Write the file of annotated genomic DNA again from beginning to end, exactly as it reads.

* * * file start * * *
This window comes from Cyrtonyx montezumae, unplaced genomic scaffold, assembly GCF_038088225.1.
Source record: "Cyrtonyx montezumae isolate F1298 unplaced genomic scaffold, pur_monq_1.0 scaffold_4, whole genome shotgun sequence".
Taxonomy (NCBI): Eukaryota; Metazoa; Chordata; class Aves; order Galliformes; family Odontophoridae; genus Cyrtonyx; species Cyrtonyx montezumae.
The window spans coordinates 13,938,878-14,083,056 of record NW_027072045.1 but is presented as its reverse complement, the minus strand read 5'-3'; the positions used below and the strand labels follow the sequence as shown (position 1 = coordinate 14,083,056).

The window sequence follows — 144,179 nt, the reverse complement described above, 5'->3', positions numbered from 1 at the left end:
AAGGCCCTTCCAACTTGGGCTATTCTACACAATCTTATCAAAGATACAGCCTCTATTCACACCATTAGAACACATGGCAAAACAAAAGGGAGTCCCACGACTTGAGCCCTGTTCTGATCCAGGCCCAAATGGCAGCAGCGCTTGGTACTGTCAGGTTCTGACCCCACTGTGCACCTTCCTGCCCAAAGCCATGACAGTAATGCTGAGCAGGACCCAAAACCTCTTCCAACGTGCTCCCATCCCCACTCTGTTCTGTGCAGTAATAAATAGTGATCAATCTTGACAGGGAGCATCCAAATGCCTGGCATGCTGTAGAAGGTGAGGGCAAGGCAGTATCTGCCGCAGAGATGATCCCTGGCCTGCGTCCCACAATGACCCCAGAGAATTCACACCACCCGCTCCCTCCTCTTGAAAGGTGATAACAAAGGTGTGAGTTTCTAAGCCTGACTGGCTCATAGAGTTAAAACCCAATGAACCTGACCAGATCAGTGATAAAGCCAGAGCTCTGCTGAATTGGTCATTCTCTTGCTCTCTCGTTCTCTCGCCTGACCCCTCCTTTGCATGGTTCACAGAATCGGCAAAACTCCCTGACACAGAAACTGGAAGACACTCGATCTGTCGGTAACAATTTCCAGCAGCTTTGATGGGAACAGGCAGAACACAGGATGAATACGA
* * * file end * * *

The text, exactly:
This window comes from Cyrtonyx montezumae, unplaced genomic scaffold, assembly GCF_038088225.1.
Source record: "Cyrtonyx montezumae isolate F1298 unplaced genomic scaffold, pur_monq_1.0 scaffold_4, whole genome shotgun sequence".
Taxonomy (NCBI): Eukaryota; Metazoa; Chordata; class Aves; order Galliformes; family Odontophoridae; genus Cyrtonyx; species Cyrtonyx montezumae.
The window spans coordinates 13,938,878-14,083,056 of record NW_027072045.1 but is presented as its reverse complement, the minus strand read 5'-3'; the positions used below and the strand labels follow the sequence as shown (position 1 = coordinate 14,083,056).

The window sequence follows — 144,179 nt, the reverse complement described above, 5'->3', positions numbered from 1 at the left end:
AAGGCCCTTCCAACTTGGGCTATTCTACACAATCTTATCAAAGATACAGCCTCTATTCACACCATTAGAACACATGGCAAAACAAAAGGGAGTCCCACGACTTGAGCCCTGTTCTGATCCAGGCCCAAATGGCAGCAGCGCTTGGTACTGTCAGGTTCTGACCCCACTGTGCACCTTCCTGCCCAAAGCCATGACAGTAATGCTGAGCAGGACCCAAAACCTCTTCCAACGTGCTCCCATCCCCACTCTGTTCTGTGCAGTAATAAATAGTGATCAATCTTGACAGGGAGCATCCAAATGCCTGGCATGCTGTAGAAGGTGAGGGCAAGGCAGTATCTGCCGCAGAGATGATCCCTGGCCTGCGTCCCACAATGACCCCAGAGAATTCACACCACCCGCTCCCTCCTCTTGAAAGGTGATAACAAAGGTGTGAGTTTCTAAGCCTGACTGGCTCATAGAGTTAAAACCCAATGAACCTGACCAGATCAGTGATAAAGCCAGAGCTCTGCTGAATTGGTCATTCTCTTGCTCTCTCGTTCTCTCGCCTGACCCCTCCTTTGCATGGTTCACAGAATCGGCAAAACTCCCTGACACAGAAACTGGAAGACACTCGATCTGTCGGTAACAATTTCCAGCAGCTTTGATGGGAACAGGCAGAACACAGGATGAATACGA